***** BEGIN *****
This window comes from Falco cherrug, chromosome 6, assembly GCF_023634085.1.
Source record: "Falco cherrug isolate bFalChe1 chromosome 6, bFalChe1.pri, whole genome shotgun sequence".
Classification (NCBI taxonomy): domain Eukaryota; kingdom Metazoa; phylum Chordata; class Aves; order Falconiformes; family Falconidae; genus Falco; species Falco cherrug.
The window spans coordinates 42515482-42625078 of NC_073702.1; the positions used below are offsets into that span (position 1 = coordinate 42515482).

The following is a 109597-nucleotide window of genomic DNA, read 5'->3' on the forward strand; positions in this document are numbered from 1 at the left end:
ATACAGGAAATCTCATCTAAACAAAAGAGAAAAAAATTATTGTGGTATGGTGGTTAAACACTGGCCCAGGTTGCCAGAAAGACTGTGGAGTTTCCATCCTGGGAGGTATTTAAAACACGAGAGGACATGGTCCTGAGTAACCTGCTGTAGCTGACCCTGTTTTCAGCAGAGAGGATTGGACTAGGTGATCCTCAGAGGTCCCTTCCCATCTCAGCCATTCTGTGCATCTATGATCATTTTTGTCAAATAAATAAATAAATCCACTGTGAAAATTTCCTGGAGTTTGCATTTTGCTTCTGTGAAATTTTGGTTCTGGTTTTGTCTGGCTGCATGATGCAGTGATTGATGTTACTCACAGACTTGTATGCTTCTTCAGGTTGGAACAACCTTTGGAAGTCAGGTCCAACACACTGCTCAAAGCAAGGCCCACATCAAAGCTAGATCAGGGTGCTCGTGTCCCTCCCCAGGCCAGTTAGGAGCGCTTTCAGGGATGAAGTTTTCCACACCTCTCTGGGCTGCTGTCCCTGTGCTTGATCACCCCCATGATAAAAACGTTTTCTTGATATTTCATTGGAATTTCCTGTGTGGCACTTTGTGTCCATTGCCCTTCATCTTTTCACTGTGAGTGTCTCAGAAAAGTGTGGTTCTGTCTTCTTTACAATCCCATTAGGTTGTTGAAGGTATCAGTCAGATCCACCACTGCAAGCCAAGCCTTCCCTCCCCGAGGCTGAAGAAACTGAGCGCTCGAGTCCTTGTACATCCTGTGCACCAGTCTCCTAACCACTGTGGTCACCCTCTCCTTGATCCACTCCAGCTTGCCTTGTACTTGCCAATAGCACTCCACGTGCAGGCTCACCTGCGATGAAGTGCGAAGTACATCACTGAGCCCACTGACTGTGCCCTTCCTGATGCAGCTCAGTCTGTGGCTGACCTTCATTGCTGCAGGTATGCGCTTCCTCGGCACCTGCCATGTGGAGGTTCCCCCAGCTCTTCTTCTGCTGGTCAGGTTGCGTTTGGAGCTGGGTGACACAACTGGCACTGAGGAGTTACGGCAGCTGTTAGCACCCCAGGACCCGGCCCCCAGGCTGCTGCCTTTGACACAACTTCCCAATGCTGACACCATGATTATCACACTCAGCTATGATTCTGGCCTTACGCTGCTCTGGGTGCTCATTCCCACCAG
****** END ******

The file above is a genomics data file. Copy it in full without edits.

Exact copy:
This window comes from Falco cherrug, chromosome 6, assembly GCF_023634085.1.
Source record: "Falco cherrug isolate bFalChe1 chromosome 6, bFalChe1.pri, whole genome shotgun sequence".
Classification (NCBI taxonomy): domain Eukaryota; kingdom Metazoa; phylum Chordata; class Aves; order Falconiformes; family Falconidae; genus Falco; species Falco cherrug.
The window spans coordinates 42515482-42625078 of NC_073702.1; the positions used below are offsets into that span (position 1 = coordinate 42515482).

The following is a 109597-nucleotide window of genomic DNA, read 5'->3' on the forward strand; positions in this document are numbered from 1 at the left end:
ATACAGGAAATCTCATCTAAACAAAAGAGAAAAAAATTATTGTGGTATGGTGGTTAAACACTGGCCCAGGTTGCCAGAAAGACTGTGGAGTTTCCATCCTGGGAGGTATTTAAAACACGAGAGGACATGGTCCTGAGTAACCTGCTGTAGCTGACCCTGTTTTCAGCAGAGAGGATTGGACTAGGTGATCCTCAGAGGTCCCTTCCCATCTCAGCCATTCTGTGCATCTATGATCATTTTTGTCAAATAAATAAATAAATCCACTGTGAAAATTTCCTGGAGTTTGCATTTTGCTTCTGTGAAATTTTGGTTCTGGTTTTGTCTGGCTGCATGATGCAGTGATTGATGTTACTCACAGACTTGTATGCTTCTTCAGGTTGGAACAACCTTTGGAAGTCAGGTCCAACACACTGCTCAAAGCAAGGCCCACATCAAAGCTAGATCAGGGTGCTCGTGTCCCTCCCCAGGCCAGTTAGGAGCGCTTTCAGGGATGAAGTTTTCCACACCTCTCTGGGCTGCTGTCCCTGTGCTTGATCACCCCCATGATAAAAACGTTTTCTTGATATTTCATTGGAATTTCCTGTGTGGCACTTTGTGTCCATTGCCCTTCATCTTTTCACTGTGAGTGTCTCAGAAAAGTGTGGTTCTGTCTTCTTTACAATCCCATTAGGTTGTTGAAGGTATCAGTCAGATCCACCACTGCAAGCCAAGCCTTCCCTCCCCGAGGCTGAAGAAACTGAGCGCTCGAGTCCTTGTACATCCTGTGCACCAGTCTCCTAACCACTGTGGTCACCCTCTCCTTGATCCACTCCAGCTTGCCTTGTACTTGCCAATAGCACTCCACGTGCAGGCTCACCTGCGATGAAGTGCGAAGTACATCACTGAGCCCACTGACTGTGCCCTTCCTGATGCAGCTCAGTCTGTGGCTGACCTTCATTGCTGCAGGTATGCGCTTCCTCGGCACCTGCCATGTGGAGGTTCCCCCAGCTCTTCTTCTGCTGGTCAGGTTGCGTTTGGAGCTGGGTGACACAACTGGCACTGAGGAGTTACGGCAGCTGTTAGCACCCCAGGACCCGGCCCCCAGGCTGCTGCCTTTGACACAACTTCCCAATGCTGACACCATGATTATCACACTCAGCTATGATTCTGGCCTTACGCTGCTCTGGGTGCTCATTCCCACCAG